Exorcising the Old Ghost Road

Mountain Safety Council’s new video guide dispels the “unknown unknowns” of a backcountry adventure

Words by Justin Henehan, taken from Spoke Issue 87

“There are known knowns—there are things we know we know. We also know there are known unknowns—that is to say, we know there are some things we do not know. But there are also unknown unknowns, the ones we don’t know we don’t know.”

That was the response of Donald Rumsfeld, United States Secretary of Defence, to a reporter asking for evidence that Saddam Hussein tried to supply weapons of mass destruction to terrorist groups 20 years ago. 

I often think of that epistemological puzzle (dubbed the Rumsfeld matrix) when heading out on an adventure into the “unknown unknowns”. No matter how much you read, or how many topographical maps you pore over, you never truly know what lurks between those elevation lines. 


But imagine if you could ride a track virtually, see for yourself the trail conditions, the exposure, and all the other hazards that you’re likely to encounter, before you set off.

That’s exactly what the Mountain Safety Council has created with its Old Ghost Road Video Guide, which takes you on a virtual ride along the 85km-long Old Ghost Road in the Kahurangi National Park.

The Old Ghost Road is the longest singletrack backcountry ride in New Zealand. It’s a grade four (advanced) multi-day ride that retraces an old mining road from Lyell in the Upper Buller Gorge to the Mōkihinui River on the West Coast. It’s one of Aotearoa’s Great Rides and it’s clear why as it climbs through ancient forests into rugged and exposed alpine environments.

Mike Daisley, Mountain Safety Council CEO, says people were hungry for information about the Old Ghost Road.

“We know people want to see this place. The video produces that for them. They get a really clear picture of what to expect. It’s got epic scenery, it’s very compelling, and it’s very easy to watch, but woven through there are safety elements.”

As it traverses the route, the video details the hazards you’ll encounter in each section, along with footage that clearly shows trail conditions and the types of surfaces you’ll ride. It takes you through the weather variations, what time of year is best to ride, what equipment you’ll need, and how to pack and balance your bike for best handling and safety. It also breaks down the accommodation options and how to plan a route.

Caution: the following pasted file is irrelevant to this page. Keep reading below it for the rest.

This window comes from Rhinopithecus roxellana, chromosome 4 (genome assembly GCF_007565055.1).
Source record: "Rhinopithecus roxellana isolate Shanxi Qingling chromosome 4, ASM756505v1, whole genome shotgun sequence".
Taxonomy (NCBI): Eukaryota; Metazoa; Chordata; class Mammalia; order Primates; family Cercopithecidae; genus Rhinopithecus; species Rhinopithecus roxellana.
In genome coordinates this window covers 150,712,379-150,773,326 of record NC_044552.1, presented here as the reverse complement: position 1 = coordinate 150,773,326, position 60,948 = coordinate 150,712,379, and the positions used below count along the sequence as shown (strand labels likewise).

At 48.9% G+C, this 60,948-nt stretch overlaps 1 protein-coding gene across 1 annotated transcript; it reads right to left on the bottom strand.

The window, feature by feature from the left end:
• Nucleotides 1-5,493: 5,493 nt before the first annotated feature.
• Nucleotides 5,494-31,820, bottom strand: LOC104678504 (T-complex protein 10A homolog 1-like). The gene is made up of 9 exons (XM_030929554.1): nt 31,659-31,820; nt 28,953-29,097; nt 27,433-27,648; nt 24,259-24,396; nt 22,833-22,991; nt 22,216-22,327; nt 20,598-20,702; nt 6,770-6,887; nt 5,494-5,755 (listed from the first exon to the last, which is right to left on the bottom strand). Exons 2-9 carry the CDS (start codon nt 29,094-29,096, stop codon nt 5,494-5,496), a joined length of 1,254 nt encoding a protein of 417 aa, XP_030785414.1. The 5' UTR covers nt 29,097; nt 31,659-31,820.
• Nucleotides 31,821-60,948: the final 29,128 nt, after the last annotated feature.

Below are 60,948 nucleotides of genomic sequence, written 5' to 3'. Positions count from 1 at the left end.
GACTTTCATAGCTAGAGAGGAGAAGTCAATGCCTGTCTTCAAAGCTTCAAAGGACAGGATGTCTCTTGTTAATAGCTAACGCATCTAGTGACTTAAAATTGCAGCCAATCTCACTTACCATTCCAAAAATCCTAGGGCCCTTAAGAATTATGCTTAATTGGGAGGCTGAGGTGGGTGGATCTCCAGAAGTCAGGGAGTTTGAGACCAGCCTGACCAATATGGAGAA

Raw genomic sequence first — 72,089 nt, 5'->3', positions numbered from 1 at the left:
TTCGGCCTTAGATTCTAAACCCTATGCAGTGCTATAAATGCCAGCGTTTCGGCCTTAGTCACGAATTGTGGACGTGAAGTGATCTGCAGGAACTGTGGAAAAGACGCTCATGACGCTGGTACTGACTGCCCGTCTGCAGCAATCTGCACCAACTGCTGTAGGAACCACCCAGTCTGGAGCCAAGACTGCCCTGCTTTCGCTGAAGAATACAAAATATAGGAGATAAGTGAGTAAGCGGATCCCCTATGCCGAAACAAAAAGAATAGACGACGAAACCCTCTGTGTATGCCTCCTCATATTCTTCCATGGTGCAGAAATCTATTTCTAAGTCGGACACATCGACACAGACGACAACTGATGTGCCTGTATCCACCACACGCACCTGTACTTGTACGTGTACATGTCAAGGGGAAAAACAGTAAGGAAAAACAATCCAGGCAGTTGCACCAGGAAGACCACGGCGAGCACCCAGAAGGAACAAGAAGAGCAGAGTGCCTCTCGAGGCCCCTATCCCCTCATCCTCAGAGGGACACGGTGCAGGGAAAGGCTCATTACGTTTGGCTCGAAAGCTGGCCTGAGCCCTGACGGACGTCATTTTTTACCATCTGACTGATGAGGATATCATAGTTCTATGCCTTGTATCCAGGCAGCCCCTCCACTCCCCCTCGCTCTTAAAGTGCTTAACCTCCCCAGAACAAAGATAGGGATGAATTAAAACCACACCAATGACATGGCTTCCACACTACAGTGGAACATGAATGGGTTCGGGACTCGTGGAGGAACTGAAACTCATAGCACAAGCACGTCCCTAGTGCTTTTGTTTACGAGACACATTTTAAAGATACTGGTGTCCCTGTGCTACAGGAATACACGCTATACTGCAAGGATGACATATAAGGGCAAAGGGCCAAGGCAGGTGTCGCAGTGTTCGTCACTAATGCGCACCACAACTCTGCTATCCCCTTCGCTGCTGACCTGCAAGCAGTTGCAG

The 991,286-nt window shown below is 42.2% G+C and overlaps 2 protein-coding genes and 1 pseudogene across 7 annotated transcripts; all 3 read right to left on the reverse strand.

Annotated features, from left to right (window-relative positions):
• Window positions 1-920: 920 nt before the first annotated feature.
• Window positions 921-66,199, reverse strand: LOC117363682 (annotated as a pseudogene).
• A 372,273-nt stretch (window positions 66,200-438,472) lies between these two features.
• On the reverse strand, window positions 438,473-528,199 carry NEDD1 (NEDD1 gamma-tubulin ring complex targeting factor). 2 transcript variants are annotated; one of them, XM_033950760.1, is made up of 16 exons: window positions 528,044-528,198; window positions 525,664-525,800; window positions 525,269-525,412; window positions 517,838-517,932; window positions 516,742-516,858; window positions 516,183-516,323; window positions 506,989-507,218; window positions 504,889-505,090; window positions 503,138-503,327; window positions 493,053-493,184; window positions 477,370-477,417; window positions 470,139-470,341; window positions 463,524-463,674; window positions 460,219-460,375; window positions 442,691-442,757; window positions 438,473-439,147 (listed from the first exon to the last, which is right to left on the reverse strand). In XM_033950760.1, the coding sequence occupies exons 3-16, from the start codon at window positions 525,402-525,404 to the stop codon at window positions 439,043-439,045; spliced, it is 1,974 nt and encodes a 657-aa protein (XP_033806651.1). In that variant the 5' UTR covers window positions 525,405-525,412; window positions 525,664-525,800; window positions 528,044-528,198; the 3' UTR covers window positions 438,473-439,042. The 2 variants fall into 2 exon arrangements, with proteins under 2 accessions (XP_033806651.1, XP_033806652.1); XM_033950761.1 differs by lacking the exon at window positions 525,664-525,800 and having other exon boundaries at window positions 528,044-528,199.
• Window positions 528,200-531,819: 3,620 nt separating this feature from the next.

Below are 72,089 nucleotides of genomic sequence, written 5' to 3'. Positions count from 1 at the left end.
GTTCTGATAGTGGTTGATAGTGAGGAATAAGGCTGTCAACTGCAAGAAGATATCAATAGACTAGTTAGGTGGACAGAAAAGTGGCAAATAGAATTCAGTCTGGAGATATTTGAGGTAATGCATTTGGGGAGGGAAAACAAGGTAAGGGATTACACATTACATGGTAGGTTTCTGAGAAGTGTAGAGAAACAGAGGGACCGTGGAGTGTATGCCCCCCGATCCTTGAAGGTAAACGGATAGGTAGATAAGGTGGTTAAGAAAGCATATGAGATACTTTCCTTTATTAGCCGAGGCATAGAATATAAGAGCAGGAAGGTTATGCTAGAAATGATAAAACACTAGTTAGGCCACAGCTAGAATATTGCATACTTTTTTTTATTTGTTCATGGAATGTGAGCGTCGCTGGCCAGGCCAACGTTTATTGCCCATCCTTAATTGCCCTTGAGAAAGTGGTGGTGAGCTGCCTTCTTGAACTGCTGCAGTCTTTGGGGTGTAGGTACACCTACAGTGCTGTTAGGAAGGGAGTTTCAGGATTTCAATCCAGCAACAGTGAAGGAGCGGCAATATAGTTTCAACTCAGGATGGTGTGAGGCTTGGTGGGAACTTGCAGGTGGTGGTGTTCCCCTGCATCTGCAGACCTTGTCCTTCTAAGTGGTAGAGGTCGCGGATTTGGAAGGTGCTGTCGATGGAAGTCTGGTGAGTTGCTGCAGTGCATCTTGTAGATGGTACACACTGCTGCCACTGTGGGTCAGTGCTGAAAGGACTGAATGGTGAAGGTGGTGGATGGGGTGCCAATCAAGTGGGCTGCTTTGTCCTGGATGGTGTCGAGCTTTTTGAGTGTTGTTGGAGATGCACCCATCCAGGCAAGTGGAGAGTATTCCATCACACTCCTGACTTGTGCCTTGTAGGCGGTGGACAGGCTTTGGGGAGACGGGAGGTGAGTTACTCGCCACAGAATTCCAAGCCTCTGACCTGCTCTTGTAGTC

“This video unpacks key decision points, key elements that we know cause incidents on those tracks. We can put it into a format that’s just epic but woven through it is evidence-based guidance about what the hazards are and what you can do about them,” Mike explains.

“The video tips its hat to the preparedness and skills you need to ride the Old Ghost Road, but it’s not about that. It’s about identifying the hazards on the trail, and if you don’t think you have the skills to tackle those sections, it just advises you to get off and walk. And plenty of people do that.”

New Zealand has traditionally had a “she’ll be right” relationship with the outdoors, one in which we’ve embraced Rumsfeld’s “unknown unknowns” with a kind of jolly fatalism. It’s an attitude that’s been getting us into trouble for decades, Mike says.

“Kiwis have always had this higher propensity for incidents.” 

What Covid travel bans showed us, he says, was search and rescue numbers didn’t really drop, and ACC injuries stayed consistent, “which exposed what we’ve never really talked about, which is Kiwis are pretty good at finding interesting ways to fall off stuff”.

The data was often hidden behind international tourist numbers, a group that isn’t overrepresented in the statistics, despite our prejudices, Mike says. 

And, as technology advances, more and more of us are finding high-tech ways to get further away from help and deeper into trouble. And there’re plenty of opportunities for that on the Old Ghost Road.

“It’s the unexpected stuff that turns up, like the weather system changes, the wind gets extreme—it’s those things that are catching the bikers out,” Mike explains.

“There’s frequent strong wind and rain, there’s snow and freezing temperatures, even in summer. That’s what leads to most of the incidents. If you’re prepared for it, you’re okay. If you’re not, you’re not, no matter how experienced you are.”

The Old Ghost Road Video Guide aims to turn more of those “unknown unknowns” into “known knowns” or, at the very least, “known unknowns” for the more than 6500 riders and 5000 trampers that tackle the trail each year. 

MSC also recommends using its Plan My Walk app for preparation and planning. It includes the new video, weather forecasts and any relevant weather alerts, and bikers can use the gear list and create a trip plan that they can then share with a trusted contact. 

For more information go to planmywalk.nz, mountainsafety.org.nz, or oldghostroad.org.nz.